2. Paying Attention to Pain
It may seem counterintuitive to manage pain by paying attention to it, but brain imaging research has shown that practicing mindfulness impacts activity in regions of the brain responsible for pain, significantly reducing our experience of it.
The practice of mindfulness is paying close attention to our experience in the present moment and accepting it without judgment or analysis. When we do this with sensations of discomfort or pain, we can bring about a greater sense of ease in the body and mind. You can try this by paying very close attention to bodily sensations, including any pain or discomfort. The trick is to approach the meditation with a sense of investigative curiosity.
Practicing this type of meditation can lessen the impact of pain and discomfort in your day-to-day life. When we learn to observe discomfort with less judgment, it can positively impact the way we experience it.
3. Recognizing Your Response to Pain
A big part of our experience of pain is our emotional response to it. Pain can cause significant stress and anxiety, which can exacerbate the discomfort. Mindfulness allows us to notice these feelings as they arise, and to let them go more easily before they have the chance to cause a cycle of negativity and discomfort.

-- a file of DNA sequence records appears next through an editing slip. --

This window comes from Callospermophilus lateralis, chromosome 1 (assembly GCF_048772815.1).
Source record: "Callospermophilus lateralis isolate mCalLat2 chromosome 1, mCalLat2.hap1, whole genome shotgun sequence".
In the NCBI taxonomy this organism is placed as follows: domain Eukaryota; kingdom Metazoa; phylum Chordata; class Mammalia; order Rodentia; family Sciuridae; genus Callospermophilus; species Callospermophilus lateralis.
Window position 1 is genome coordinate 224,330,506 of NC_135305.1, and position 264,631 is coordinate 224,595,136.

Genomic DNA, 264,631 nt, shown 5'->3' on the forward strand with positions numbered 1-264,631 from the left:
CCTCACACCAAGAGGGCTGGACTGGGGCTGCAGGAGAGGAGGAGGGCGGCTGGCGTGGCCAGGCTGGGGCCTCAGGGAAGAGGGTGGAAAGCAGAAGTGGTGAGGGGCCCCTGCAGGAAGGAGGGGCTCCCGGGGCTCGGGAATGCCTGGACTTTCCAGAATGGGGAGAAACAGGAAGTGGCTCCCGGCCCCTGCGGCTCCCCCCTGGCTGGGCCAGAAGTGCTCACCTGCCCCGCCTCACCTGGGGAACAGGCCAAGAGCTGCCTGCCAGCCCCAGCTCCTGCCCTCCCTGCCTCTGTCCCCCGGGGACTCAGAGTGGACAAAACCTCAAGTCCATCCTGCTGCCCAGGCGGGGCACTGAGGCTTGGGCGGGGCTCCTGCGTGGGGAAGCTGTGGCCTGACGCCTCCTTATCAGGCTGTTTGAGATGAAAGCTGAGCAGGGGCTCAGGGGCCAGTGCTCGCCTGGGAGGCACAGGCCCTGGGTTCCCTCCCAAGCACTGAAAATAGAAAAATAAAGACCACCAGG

We can practice mindfully observing our reactions using the labeling technique. Pay close attention to your experience in the present moment, observing each breath coming and going. If you get distracted by pain or discomfort, take a moment to acknowledge it. Notice if the discomfort causes you stress or anxiety, and witness this feeling clearly. Label it, and then bring your attention back to the sensations of breathing.
Try the following steps:
- Relax in a position that you find comfortable, whether it's sitting, kneeling or lying down. Close your eyes and take a few deep breaths. Set an intention to be aware of any sensations without judgment.
- Allow your breath to settle into its natural rhythm, and follow each breath closely.